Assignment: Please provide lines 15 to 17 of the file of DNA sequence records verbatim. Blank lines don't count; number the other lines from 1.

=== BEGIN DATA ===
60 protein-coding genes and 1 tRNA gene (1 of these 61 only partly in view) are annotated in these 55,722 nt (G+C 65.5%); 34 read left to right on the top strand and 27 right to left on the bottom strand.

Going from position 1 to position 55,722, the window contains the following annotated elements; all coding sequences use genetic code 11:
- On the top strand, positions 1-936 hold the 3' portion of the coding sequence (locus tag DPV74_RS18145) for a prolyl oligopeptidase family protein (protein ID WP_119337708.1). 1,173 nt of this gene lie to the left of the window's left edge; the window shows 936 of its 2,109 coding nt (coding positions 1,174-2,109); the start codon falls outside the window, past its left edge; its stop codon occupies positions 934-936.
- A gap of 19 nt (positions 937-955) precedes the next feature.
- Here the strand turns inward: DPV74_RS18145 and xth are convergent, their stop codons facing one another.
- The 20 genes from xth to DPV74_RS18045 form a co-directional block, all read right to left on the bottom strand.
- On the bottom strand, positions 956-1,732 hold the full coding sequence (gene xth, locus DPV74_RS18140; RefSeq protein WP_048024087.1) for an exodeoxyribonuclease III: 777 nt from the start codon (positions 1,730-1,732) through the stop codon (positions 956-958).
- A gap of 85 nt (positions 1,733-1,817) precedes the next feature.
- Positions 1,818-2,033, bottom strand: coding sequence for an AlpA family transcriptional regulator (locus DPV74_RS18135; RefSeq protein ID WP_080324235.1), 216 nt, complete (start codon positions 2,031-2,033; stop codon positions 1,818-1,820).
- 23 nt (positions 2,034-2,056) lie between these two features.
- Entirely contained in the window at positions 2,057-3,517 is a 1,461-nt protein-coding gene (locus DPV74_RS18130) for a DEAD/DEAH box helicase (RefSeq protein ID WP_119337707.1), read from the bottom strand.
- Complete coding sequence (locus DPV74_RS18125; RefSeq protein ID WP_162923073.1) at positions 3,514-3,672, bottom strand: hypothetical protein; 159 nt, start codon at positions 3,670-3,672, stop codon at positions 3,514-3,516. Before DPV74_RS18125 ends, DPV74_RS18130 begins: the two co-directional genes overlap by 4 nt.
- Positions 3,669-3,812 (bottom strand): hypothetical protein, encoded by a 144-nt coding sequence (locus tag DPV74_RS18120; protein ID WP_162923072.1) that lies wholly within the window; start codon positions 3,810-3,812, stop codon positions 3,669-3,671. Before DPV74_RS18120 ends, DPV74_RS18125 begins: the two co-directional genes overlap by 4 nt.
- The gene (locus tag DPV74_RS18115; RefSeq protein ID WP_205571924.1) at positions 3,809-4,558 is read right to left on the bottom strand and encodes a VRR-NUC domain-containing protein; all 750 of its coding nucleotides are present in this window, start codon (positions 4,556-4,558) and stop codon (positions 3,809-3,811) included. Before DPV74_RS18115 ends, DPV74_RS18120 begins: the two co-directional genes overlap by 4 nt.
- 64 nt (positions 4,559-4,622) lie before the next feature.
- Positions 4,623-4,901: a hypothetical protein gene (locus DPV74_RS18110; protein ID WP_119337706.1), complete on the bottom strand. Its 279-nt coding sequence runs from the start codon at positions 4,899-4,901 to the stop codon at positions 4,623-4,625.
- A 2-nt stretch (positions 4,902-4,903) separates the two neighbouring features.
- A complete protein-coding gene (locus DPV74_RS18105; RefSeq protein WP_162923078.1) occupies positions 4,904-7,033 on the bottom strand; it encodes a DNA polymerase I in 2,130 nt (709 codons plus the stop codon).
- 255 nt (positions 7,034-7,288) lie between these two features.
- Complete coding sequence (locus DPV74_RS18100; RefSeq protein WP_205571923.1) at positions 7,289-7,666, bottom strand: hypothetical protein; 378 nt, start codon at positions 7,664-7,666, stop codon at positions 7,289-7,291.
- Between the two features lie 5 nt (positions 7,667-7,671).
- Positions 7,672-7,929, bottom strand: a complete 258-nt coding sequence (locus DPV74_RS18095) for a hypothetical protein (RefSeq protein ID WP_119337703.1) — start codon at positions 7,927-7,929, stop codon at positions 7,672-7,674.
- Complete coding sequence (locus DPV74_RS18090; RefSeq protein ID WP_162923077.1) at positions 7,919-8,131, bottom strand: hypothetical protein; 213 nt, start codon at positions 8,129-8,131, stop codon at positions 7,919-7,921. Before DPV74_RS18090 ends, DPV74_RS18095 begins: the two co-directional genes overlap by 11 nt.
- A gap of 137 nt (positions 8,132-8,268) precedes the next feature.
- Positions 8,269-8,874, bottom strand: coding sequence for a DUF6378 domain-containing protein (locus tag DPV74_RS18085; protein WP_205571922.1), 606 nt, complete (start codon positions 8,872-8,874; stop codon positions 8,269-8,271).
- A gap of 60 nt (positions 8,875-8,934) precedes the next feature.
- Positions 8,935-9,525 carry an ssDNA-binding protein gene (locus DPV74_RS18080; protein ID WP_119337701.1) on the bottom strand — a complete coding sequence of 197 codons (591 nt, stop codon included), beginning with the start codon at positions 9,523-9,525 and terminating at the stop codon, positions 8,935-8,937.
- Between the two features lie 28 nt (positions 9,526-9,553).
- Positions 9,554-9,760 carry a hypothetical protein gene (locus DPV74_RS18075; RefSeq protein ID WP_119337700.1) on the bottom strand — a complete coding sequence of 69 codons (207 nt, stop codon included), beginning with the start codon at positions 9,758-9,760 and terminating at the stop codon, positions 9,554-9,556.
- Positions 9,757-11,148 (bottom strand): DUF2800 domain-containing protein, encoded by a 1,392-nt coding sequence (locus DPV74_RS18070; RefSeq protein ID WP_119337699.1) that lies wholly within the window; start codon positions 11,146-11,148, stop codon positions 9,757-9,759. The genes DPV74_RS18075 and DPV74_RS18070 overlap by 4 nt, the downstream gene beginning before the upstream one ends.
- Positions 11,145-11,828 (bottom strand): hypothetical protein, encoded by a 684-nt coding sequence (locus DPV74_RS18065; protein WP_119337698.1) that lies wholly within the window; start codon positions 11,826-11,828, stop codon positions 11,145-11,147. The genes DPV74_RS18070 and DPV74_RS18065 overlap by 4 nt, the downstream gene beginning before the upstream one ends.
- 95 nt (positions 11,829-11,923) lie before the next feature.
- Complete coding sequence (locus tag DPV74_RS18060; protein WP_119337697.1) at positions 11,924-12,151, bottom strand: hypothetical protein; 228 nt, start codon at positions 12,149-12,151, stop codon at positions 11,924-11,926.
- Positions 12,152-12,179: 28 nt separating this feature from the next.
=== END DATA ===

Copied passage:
- 64 nt (positions 4,559-4,622) lie before the next feature.
- Positions 4,623-4,901: a hypothetical protein gene (locus DPV74_RS18110; protein ID WP_119337706.1), complete on the bottom strand. Its 279-nt coding sequence runs from the start codon at positions 4,899-4,901 to the stop codon at positions 4,623-4,625.
- A 2-nt stretch (positions 4,902-4,903) separates the two neighbouring features.